In their paper "A Generic Architecture for Emotion-based Recommender Systems in Cloud Learning Environments" Derick Leony et al., give a generic architecture for cloud learning environments that provides to the learner an affective-based recommendation of cloud services (learning resources or activities), which can be utilized for the learning process.

The contribution by Alexander Mikroyannidis et al. "weSPOT: A Personal and Social Approach to Inquiry-Based Learning" presents a practical and novel use of cloud-based tools to perform scientific investigations. It utilizes cloud Web 2.0 services and social networks to enhance the inquiry process. Future results will be of great interests and potentially useful for the scientific community.

Rafael Pastor et al. "Laboratories as a Service (LaaS): Using Cloud Technologies in the Field of Education" presents the most cloud computing related paper in this issue. It presents a remote laboratories framework, providing remote laboratories as a service and explaining its resource provisioning.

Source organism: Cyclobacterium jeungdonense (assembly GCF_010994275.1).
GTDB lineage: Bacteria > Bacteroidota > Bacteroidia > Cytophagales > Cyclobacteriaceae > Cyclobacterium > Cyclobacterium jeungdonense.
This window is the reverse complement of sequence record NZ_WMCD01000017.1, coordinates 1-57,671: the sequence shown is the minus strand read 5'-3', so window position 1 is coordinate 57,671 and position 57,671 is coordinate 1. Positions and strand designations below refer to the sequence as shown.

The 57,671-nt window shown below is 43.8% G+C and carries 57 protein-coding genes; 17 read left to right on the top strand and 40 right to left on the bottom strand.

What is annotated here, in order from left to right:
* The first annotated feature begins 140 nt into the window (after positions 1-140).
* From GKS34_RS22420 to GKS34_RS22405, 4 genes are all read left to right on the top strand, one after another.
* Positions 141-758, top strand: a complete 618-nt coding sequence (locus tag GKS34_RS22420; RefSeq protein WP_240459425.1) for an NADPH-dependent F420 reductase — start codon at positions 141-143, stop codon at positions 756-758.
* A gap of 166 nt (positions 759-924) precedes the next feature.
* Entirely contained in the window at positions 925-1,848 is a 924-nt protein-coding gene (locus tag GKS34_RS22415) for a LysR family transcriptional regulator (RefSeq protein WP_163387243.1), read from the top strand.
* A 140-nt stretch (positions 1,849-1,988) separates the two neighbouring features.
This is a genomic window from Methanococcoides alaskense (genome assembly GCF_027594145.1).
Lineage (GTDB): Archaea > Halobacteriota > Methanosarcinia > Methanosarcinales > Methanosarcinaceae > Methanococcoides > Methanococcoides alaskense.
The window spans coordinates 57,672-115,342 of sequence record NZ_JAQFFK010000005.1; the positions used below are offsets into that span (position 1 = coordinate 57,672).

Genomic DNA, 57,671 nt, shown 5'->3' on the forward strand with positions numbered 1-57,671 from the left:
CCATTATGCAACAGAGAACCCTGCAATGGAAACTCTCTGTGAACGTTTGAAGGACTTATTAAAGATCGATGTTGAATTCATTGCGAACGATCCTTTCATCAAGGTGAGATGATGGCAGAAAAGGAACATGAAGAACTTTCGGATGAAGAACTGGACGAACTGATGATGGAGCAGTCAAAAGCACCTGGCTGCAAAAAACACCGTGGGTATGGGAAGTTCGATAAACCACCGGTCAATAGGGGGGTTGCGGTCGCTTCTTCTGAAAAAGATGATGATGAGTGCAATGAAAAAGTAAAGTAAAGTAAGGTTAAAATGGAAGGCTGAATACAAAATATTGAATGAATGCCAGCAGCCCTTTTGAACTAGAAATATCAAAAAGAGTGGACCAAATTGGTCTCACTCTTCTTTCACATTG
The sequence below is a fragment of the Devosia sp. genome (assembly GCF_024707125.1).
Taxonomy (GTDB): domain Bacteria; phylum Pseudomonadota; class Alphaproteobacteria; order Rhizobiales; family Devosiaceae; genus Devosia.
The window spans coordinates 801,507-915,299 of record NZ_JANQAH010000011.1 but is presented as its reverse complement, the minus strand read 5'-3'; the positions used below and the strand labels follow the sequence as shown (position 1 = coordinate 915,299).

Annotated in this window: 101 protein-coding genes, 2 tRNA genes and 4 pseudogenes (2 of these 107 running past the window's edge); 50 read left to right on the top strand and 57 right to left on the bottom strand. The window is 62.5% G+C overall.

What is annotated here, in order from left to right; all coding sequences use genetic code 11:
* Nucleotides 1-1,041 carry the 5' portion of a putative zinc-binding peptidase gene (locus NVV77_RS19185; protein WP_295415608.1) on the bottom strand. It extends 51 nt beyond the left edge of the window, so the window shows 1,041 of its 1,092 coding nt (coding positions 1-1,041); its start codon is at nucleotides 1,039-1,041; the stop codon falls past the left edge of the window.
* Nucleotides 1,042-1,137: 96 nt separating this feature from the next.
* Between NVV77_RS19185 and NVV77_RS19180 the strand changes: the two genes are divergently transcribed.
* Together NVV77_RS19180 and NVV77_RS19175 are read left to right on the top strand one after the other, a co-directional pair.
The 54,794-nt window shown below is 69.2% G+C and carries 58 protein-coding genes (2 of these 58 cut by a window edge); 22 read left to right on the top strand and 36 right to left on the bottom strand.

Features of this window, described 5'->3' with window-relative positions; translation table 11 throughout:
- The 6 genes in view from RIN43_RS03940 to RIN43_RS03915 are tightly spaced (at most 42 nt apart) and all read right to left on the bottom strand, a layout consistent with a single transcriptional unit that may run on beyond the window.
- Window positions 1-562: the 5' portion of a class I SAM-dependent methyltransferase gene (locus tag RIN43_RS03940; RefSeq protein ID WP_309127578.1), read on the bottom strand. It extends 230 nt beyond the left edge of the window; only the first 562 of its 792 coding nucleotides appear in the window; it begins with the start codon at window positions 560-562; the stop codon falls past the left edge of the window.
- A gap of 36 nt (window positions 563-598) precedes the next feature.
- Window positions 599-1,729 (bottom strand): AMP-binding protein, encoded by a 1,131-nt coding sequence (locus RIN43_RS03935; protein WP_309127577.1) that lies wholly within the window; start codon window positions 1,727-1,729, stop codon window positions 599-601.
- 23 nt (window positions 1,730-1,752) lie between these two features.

Ricardo Queirós et al. "Ensemble - an E-Learning Framework" presents a framework focused on the teaching-learning process through the coordination of pedagogical services. It also presents to domains of evaluation, together with an architectural model, data model, integration model and evaluation model.

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The paper by Sylvana Kroop "Evaluation on Students' and Teachers' Acceptance of Widget- and Cloud-based Personal Learning Environments" presents research in the area of Personal Learning Environments (PLEs). More specifically, results of attitudes and acceptance reasons of using widgets that contain cloud-based learning resources or activity services are presented, emphasizing that the essence is to be efficiently supported in the learning needs.

We would like to thank all the reviewers for their valuable input, as well as the authors, who at all times pursued the best quality. Special thanks to J.UCS managing editor Christian Gütl, for his guidance and to Dana Kaiser assistant editor for all the help during the process. Also special thanks to Dr. Eduardo Suger for supporting Galileo University in being part of the J.UCS consortium and to Hermann Maurer for opening the opportunity to join in. Finally, we hope all our readers enjoy, learn and further research, share and collaborate their cloud-based education experiences!

Rocael Hernandez Rizzardini
Hans-Christian Schmitz
Alex Mikroyannidis
Carlos Delgado Kloos
Lee Chao
Special Issue Guest Editors